Caelum Wishart

Stories from the Arboretum Head Gardener


As the head gardener at the Arborteum, Caelum Wishart spends a lot of time pondering the design and plantings, and reflecting on how the landscape changes over time. With the effects of climate change, it is more important than ever to preserve the spaces where plantings and wildlife can grow and thrive together. For Caelum, the arboretum is a place of work, but also of inspiration and ideas for his own garden, and where he can immerse himself in the early morning sights and sounds of nature.
Interview by Lauren Budey, HIST*3560 student, University of Guelph.

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A Magical Day
Memorial Forest: A Place to Remember
A Peek Inside an Abandoned Historic House 


0:02 My name Cael Wishart is and I’m the head gardener here at the arboretum.

0:07 So right now we’re in the Gosling wildlife gardens in garden one, which is the pollinator gardens.

0:13 Everything that’s planted in here is benefit to pollinators through their blooms or their foliage.

0:20 We also have a newly built pond which has been a big attraction the last year.

0:26 and a really important feature for different wildlife species to have that source of water available for them.

0:32 including insects. When this was first planted, this is all open sun, open fields so that influences the types of plants that you can put in here.

0:42 And so over time you start to see the trees get bigger and things get shaded and then that sort of changes the microclimate within in space is a lot different than it was 30 years ago.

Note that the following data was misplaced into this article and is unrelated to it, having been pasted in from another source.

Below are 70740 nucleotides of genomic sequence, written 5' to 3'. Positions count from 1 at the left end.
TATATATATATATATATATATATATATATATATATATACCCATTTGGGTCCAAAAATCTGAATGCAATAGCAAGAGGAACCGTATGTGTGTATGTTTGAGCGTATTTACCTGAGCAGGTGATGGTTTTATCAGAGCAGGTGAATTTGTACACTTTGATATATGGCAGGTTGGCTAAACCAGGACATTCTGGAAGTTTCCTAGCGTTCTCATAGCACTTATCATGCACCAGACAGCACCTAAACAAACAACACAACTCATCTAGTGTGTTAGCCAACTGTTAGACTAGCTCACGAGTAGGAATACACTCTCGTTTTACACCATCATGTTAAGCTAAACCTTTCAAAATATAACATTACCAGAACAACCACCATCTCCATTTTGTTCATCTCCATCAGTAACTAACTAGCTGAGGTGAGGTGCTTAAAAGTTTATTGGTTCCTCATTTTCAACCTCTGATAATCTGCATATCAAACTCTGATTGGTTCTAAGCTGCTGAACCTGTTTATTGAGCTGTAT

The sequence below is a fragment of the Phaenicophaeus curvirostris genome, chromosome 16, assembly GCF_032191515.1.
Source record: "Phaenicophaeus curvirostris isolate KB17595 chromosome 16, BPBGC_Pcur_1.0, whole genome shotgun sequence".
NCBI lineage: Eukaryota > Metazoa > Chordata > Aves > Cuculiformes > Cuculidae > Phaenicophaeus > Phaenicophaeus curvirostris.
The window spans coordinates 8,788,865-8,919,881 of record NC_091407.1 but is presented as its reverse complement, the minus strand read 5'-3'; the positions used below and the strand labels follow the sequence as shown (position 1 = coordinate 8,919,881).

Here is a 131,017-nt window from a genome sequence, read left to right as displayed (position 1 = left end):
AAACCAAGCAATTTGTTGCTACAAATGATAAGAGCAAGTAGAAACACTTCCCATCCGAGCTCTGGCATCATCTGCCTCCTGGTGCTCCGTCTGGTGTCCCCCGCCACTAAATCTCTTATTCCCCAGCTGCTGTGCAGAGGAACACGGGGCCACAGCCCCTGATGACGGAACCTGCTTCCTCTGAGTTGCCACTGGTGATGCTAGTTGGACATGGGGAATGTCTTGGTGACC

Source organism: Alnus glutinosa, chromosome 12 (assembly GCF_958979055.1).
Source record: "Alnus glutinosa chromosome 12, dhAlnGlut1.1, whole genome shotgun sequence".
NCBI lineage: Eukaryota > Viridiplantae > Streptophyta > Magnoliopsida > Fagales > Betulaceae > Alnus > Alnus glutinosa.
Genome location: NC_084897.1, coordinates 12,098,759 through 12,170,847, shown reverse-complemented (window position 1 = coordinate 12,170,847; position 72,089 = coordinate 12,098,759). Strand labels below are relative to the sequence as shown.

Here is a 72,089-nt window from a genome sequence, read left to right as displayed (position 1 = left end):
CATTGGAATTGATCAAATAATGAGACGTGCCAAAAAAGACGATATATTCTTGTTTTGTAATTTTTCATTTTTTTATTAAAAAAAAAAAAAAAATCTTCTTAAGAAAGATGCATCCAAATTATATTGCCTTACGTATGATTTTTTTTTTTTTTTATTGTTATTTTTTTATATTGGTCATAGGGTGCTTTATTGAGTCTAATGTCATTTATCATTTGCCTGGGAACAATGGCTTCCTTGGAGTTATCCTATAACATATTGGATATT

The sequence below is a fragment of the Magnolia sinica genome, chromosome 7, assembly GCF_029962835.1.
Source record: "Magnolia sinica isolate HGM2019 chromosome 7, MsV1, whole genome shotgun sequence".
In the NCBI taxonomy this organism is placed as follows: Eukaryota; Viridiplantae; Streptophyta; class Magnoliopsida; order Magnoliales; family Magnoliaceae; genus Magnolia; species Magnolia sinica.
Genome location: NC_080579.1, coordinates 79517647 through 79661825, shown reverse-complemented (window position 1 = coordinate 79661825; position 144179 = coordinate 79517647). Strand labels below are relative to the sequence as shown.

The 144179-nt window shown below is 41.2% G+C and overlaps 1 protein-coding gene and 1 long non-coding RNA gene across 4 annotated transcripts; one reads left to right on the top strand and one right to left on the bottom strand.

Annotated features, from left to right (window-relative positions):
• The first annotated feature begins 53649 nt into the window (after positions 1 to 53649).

0:52 Things that were put in here originally are now considered invasive.

0:57 It is kind of a privilege to work in here and I do treat it as if it was my own garden as well as a gardener.

1:03 I’m always so critical of spaces.

1:06 it’s hard for me to if it’s my garden and I walk in, I see what’s wrong with it.

1:10 And I have taken so much inspiration of the design techniques in here and the different plants that are in here.

1:16 So much so that if anyone asks me.

1:19 OK, can you plant my garden? like my mom or someone

1:22 Some of our friends, I always draw inspiration off these gardens.

1:26 And we’ve also recently updated our signage and labels to help people sort of ID plants and give them tools and resources to help sort of implement those different techniques and plants within their own garden.

1:40 Before I, I used to work in very formal gardens like English gardens and rose gardens and stuff like that.

1:48 But, you know, they do have some wildlife benefit in some sense, but a lot of is catered towards human aesthetic.

1:55 Wildlife doesn’t care about, like, what we perceive as beautiful, though you can make a wildlife garden really beautiful.

2:02 It has really changed my eye of how to look at a garden space to see it through maybe different wildlife lenses and how they can use that space and how it supports that.

2:14 And you know, everything that’s going on right now with climate change and habitat loss is becoming more important now than ever that people start using the space that they have on the property to support wildlife in some way because it is becoming more finite resource.

2:29 A lot of habitats being fragmented and you know, more cities are being built.

2:33 So whatever way that we can support them, I think is really critical right now.

2:40 So that’s why it’s become really important for me to convey to people that visit here.

2:44 It does seem like there’s a bit of a reduction in different wildlife species visiting here, which is sad to see but whatever we can do to support them on this level and in this area is meaningful for me.

2:57 I love being out here at seven in the morning and just listening to the birds chirp and the squirrels yell at each other.

3:04 And there’s so many different interactions that are going on that you see and, and even at like a very minimal level, if you just look at like one stem of a plant or something, you see all the different things that are happening on it.

3:17 So yeah, it it does bring up a lot of emotions.

3:20 most of which are very calming and relaxing, but also very gratifying to see that you are supporting a range of species outside of just humans.